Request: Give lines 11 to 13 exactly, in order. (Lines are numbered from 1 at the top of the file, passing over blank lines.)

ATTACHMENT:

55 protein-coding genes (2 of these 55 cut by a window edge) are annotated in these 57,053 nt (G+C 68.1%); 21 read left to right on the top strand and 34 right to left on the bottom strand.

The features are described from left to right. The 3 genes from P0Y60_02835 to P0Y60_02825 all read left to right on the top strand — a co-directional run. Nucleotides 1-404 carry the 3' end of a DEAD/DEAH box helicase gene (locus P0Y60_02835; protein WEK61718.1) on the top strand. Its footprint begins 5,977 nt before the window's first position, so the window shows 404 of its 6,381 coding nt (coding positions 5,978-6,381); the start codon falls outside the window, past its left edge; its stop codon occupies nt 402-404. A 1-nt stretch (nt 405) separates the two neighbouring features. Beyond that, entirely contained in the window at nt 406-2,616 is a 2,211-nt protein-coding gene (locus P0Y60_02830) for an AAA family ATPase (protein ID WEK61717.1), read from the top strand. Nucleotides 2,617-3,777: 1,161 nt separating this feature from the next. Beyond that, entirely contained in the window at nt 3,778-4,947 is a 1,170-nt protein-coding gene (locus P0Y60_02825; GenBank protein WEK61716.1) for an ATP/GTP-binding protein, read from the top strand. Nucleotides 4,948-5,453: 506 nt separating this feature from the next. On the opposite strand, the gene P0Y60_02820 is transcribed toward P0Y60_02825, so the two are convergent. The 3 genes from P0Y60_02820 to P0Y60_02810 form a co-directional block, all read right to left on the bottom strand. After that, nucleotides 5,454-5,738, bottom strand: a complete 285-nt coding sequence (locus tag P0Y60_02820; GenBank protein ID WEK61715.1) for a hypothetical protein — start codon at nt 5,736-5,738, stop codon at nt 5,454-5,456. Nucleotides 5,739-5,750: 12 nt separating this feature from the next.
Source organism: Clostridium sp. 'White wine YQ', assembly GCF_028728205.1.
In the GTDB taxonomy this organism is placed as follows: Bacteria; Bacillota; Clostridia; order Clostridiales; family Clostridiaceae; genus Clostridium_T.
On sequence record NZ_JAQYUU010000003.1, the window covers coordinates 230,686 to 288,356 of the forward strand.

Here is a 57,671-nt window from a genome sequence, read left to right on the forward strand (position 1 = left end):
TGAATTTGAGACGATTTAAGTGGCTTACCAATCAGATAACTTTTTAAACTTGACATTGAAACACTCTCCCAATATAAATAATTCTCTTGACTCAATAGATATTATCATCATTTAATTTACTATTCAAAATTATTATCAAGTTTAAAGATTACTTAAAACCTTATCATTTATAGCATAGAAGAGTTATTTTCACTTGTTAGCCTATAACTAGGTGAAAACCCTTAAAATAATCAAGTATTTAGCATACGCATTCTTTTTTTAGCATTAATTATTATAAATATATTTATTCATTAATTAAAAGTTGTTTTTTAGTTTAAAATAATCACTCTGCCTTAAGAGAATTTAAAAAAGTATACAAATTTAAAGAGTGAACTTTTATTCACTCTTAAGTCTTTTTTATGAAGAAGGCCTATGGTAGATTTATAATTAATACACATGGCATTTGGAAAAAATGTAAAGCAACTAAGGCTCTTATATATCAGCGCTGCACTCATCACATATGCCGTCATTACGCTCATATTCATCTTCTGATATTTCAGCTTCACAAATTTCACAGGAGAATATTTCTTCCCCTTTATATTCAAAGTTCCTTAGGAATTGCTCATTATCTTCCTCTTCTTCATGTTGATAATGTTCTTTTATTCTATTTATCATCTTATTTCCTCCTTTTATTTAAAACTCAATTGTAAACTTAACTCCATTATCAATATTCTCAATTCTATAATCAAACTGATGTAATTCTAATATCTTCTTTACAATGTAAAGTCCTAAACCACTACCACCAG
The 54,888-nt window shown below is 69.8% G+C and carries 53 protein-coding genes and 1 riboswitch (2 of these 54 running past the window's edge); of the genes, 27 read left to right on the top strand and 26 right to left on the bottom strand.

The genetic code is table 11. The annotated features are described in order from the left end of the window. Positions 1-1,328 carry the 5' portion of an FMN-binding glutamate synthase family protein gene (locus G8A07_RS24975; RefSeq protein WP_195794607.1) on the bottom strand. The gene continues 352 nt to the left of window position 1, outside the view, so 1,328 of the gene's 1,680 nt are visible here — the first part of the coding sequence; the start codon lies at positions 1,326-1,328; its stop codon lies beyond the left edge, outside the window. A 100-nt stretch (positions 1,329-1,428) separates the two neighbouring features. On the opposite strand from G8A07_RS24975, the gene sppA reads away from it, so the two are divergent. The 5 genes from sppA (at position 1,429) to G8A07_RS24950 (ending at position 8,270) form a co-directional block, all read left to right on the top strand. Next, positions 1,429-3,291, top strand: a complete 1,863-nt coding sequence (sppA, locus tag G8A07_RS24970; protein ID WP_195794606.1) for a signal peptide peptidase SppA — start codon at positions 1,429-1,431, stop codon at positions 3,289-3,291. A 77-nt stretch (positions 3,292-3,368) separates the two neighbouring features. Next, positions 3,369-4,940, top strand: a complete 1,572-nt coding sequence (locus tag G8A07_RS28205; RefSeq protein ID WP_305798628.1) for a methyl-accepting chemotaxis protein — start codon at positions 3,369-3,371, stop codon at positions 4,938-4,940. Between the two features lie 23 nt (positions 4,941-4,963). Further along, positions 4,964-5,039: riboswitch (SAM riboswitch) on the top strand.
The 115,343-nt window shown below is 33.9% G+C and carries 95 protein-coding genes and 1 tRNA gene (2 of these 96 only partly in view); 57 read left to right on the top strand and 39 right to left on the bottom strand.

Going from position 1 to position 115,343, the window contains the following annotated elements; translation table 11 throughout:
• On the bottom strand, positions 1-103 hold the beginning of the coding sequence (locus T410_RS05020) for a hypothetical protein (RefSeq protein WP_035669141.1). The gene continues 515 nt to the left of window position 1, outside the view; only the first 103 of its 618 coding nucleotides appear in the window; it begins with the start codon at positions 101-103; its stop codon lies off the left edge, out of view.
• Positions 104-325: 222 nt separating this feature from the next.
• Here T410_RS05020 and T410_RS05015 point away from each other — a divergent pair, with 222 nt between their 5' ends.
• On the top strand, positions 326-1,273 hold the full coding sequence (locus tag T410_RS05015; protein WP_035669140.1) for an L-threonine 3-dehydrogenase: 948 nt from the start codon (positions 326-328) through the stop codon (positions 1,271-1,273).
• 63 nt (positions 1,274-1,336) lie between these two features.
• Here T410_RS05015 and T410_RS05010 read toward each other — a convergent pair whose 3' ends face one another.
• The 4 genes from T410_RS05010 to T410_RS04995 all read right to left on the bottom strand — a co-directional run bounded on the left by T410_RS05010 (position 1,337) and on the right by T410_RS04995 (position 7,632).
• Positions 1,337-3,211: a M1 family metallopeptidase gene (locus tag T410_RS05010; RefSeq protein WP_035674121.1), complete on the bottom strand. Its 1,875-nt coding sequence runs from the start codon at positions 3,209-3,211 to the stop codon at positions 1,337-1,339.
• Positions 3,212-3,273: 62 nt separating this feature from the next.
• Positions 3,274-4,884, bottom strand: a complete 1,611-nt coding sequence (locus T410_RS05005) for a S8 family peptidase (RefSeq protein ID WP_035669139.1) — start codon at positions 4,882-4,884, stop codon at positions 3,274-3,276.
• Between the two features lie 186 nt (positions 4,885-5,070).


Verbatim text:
Going from position 1 to position 115,343, the window contains the following annotated elements; translation table 11 throughout:
• On the bottom strand, positions 1-103 hold the beginning of the coding sequence (locus T410_RS05020) for a hypothetical protein (RefSeq protein WP_035669141.1). The gene continues 515 nt to the left of window position 1, outside the view; only the first 103 of its 618 coding nucleotides appear in the window; it begins with the start codon at positions 101-103; its stop codon lies off the left edge, out of view.
• Positions 104-325: 222 nt separating this feature from the next.